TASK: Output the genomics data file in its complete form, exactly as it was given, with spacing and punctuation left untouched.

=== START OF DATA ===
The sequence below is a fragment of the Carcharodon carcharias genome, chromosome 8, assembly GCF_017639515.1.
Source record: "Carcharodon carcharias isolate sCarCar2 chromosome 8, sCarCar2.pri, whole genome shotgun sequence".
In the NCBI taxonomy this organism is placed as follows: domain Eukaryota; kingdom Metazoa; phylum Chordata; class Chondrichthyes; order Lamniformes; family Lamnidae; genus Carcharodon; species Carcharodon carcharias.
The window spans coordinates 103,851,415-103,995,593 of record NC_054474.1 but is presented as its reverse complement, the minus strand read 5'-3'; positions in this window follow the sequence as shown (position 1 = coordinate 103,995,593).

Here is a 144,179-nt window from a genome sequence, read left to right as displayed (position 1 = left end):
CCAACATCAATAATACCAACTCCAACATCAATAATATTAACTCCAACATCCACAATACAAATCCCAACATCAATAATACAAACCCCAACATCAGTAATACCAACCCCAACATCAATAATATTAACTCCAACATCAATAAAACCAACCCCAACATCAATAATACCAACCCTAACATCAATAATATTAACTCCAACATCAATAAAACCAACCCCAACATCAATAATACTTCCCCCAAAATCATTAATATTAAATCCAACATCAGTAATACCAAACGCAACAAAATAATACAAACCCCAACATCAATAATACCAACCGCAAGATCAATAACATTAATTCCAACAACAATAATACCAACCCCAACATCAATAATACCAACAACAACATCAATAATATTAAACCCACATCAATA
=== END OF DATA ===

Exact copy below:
The sequence below is a fragment of the Carcharodon carcharias genome, chromosome 8, assembly GCF_017639515.1.
Source record: "Carcharodon carcharias isolate sCarCar2 chromosome 8, sCarCar2.pri, whole genome shotgun sequence".
In the NCBI taxonomy this organism is placed as follows: domain Eukaryota; kingdom Metazoa; phylum Chordata; class Chondrichthyes; order Lamniformes; family Lamnidae; genus Carcharodon; species Carcharodon carcharias.
The window spans coordinates 103,851,415-103,995,593 of record NC_054474.1 but is presented as its reverse complement, the minus strand read 5'-3'; positions in this window follow the sequence as shown (position 1 = coordinate 103,995,593).

Here is a 144,179-nt window from a genome sequence, read left to right as displayed (position 1 = left end):
CCAACATCAATAATACCAACTCCAACATCAATAATATTAACTCCAACATCCACAATACAAATCCCAACATCAATAATACAAACCCCAACATCAGTAATACCAACCCCAACATCAATAATATTAACTCCAACATCAATAAAACCAACCCCAACATCAATAATACCAACCCTAACATCAATAATATTAACTCCAACATCAATAAAACCAACCCCAACATCAATAATACTTCCCCCAAAATCATTAATATTAAATCCAACATCAGTAATACCAAACGCAACAAAATAATACAAACCCCAACATCAATAATACCAACCGCAAGATCAATAACATTAATTCCAACAACAATAATACCAACCCCAACATCAATAATACCAACAACAACATCAATAATATTAAACCCACATCAATA